Road commissioner Bob Holland asked board members to approve the purchase of a tractor and mowing attachment that will be used mainly for roadside mowing. The expenditure was planned, and is included in the current budget. Holland told board members he received bids ranging from $87,000 to $124,000. He recommended the board purchase a John Deere tractor with a mowing attachment on an articulated arm at a cost of $88,300.
Board member Joe Mahon questioned the purchase, saying he didn’t have enough information to make a decision on the cost effectiveness of the plan. “It’s such a large equipment purchase, isn’t there someone out there we can hire to do the mowing?”
Holland said he hoped to drastically increase the amount of roadside mowing in Dover. “Rather than 100 hours of mowing, I hope to have 300 or 400 hours of mowing. The (articulated arm) will let us cut further back from the road.”
Holland said the town currently spends between $10,000 and $12,000 per year on the 100 hours of roadside mowing. To do the same amount of mowing that he planned to do with a town-owned mower, the budget would have to be more than $40,000.
Mahon noted that the cost of the tractor wasn’t the only cost; there would also be a cost for labor. Holland figured the labor cost for 300 additional hours of mowing at about $4,500.
Selectboard chair Randy Terk figured the tractor would pay for itself over eight years, at the current rate of mowing, and Holland said he figured it would have a 10-year replacement period. But Linda Holland suggested the tractor may last a little longer than that. “I have five tractors,” she said. “The newest is a 1988. The oldest is a 1965, and it still goes out and works every day.”
Mahon said he wasn’t against purchasing a tractor and mower, he just wanted figures indicating the cost effectiveness of the purchase. Terk, Holland, and board member Tom Baltrus voted in favor of a motion to approve the purchase, Mahon voted against.
In other purchases, the board agreed to spend $1,500 on an oversized Adirondack chair, part of the Mount Snow Valley Chamber of Commerce’s latest public arts project, Mountain Chair Madness. The oversized Adirondack chairs will be decorated by local artists, and sponsored by local businesses, organizations, and individuals. As with previous public arts projects sponsored by the chamber, the chairs will be on display at local businesses and public places, and are expected to draw the interest of visitors and locals. “This is highly visible and engages second-home owners and visitors. We’ve come through rough times, and this sends a good message.”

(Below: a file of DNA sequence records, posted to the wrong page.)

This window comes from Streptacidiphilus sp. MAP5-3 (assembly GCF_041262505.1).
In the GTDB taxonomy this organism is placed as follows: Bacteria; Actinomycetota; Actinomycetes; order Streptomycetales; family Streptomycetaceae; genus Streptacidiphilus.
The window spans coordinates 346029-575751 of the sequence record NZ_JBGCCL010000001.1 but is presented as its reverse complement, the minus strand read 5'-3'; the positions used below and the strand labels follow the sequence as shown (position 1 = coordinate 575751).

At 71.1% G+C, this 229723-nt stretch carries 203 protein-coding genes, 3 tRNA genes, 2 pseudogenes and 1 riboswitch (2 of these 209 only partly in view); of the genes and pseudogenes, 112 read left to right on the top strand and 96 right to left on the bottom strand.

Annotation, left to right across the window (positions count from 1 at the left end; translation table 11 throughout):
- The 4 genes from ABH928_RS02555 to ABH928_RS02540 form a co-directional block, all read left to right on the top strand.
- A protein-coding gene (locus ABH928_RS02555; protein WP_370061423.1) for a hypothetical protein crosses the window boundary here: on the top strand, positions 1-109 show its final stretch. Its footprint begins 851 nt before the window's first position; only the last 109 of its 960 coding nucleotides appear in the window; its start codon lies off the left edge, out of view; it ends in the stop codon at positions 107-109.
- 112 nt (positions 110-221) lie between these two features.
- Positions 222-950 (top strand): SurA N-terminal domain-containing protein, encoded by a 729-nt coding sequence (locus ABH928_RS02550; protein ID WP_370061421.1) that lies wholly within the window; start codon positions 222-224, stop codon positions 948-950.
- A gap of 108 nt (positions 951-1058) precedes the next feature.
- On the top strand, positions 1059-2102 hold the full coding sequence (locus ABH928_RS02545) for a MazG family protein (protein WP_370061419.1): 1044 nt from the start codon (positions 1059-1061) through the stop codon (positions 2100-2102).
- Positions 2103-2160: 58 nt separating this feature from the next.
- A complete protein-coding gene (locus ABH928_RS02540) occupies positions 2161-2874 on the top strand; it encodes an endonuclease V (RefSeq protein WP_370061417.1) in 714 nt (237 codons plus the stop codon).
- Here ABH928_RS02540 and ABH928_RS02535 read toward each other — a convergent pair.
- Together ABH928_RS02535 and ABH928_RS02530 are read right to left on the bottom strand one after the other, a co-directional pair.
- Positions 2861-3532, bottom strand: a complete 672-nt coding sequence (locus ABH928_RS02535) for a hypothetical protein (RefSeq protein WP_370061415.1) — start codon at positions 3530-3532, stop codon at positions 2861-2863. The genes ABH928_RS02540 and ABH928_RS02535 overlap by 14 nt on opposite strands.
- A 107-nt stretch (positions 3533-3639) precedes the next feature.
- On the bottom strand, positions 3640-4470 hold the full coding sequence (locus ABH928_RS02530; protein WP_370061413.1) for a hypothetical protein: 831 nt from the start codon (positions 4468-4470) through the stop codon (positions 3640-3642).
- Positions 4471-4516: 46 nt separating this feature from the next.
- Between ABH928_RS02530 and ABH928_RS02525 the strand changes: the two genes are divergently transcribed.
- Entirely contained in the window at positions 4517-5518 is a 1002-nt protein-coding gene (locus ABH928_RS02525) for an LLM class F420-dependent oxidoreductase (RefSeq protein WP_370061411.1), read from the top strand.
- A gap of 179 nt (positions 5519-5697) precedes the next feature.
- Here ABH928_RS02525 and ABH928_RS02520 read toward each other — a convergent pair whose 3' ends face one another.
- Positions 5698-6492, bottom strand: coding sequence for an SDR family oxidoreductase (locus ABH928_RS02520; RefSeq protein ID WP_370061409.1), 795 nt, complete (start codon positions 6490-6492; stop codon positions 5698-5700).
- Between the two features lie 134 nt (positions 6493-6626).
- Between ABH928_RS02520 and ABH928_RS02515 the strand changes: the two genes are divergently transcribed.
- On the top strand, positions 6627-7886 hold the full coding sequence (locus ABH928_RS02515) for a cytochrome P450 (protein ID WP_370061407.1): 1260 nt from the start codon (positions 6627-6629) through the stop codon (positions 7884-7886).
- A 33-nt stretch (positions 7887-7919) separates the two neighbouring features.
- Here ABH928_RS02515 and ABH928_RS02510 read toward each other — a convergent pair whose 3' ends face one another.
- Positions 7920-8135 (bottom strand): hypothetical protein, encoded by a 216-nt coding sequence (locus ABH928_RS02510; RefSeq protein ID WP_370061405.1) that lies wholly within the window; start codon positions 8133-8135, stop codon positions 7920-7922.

Mount Snow Valley Chamber of Commerce Executive Director Adam Grinold told board members there would be a “speed dating” event at Harriman’s Restaurant to introduce sponsors and artists to each other. Grinold said the town could co-sponsor a chair with other sponsors, sponsor a chair on their own or they could purchase a chair for $1,500. The sponsored chairs would be auctioned off in the fall at the end of the event, but those who purchase chairs can keep them. “So we’ll keep a lot of the chairs in the valley.”
Grinold, who owns Wahoo’s Eatery in Wilmington, said the giant chair in front of his business has been a lure for customers. It started with a chair that was purchased as a promotion for an earlier public arts project and placed in different locations around the valley. “It lived at Wahoo’s for a few months and so many people stopped to have their photo taken in it, we knew we needed to have our own. This winter I’ve seen people climb over snowbanks and wade through snow to get their photo in it.”
Board members were sold. “I like the idea of having a chair in the park,” Terk said. “So for $1,500, we’d own it and could keep it in the park?”
“And you’d get to work with the artist on the design,” added Grinold.
The board unanimously approved the expenditure.
The board also approved the expenditure of up to $300 for banners and other items for a parade and celebration in honor of Olympic silver medalist Devin Logan on Saturday, March 22. Board members expressed some concern that the request wasn’t accompanied by any indication of exactly what the money would be spent on, or what the total budget was for the event. Although the event will occur entirely in Dover, Terk appeared to be under the impression that Wilmington would be matching Dover’s contribution, which might mean Dover’s expenditure would be only $150. “So it’s going to cost each town $150,” he said. “I’m sure we can find $150 somewhere, it’s just that it’s all very vague and unspecific. But it’s an important event for the town and the region.”
Board members also scheduled a joint meeting with the Dover School Board at 6 pm on July 1 to discuss efforts to increase attendance at Town Meeting. School board chair Rich Werner said his board has already discussed ideas. “Maybe we can fund lunch,” he said. “We could make a donation to the students (who prepare lunch as a fundraiser) and provide lunch. Maybe we could have door prizes you could win by answering trivia questions. We’re open to any ideas.”
“One year they gave out 10 free bags for the transfer station. Although I’d like 20,” joked Mahon.